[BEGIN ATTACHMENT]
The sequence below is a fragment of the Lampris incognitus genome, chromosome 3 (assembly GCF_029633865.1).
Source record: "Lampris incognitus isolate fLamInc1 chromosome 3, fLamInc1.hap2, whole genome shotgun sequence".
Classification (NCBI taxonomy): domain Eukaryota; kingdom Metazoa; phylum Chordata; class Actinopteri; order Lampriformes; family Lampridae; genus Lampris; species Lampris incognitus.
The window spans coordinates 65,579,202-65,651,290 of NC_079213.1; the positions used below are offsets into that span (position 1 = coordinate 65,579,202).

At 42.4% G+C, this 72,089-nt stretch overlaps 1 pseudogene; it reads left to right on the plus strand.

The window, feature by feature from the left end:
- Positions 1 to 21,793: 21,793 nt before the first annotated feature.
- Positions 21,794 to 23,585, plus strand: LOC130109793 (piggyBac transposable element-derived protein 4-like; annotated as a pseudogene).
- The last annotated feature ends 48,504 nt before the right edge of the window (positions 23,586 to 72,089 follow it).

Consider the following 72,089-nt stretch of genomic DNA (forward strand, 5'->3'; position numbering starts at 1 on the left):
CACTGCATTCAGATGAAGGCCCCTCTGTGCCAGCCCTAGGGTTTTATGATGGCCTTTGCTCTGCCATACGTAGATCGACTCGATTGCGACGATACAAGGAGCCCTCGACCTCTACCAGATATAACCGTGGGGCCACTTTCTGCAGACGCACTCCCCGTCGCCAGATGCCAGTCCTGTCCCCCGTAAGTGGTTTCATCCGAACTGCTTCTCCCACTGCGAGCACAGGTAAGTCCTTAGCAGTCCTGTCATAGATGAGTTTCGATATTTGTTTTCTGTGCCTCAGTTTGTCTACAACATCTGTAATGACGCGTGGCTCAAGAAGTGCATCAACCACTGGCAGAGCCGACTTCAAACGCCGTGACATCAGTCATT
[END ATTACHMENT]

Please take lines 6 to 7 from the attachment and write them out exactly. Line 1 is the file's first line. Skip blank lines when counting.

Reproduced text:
The window, feature by feature from the left end:
- Positions 1 to 21,793: 21,793 nt before the first annotated feature.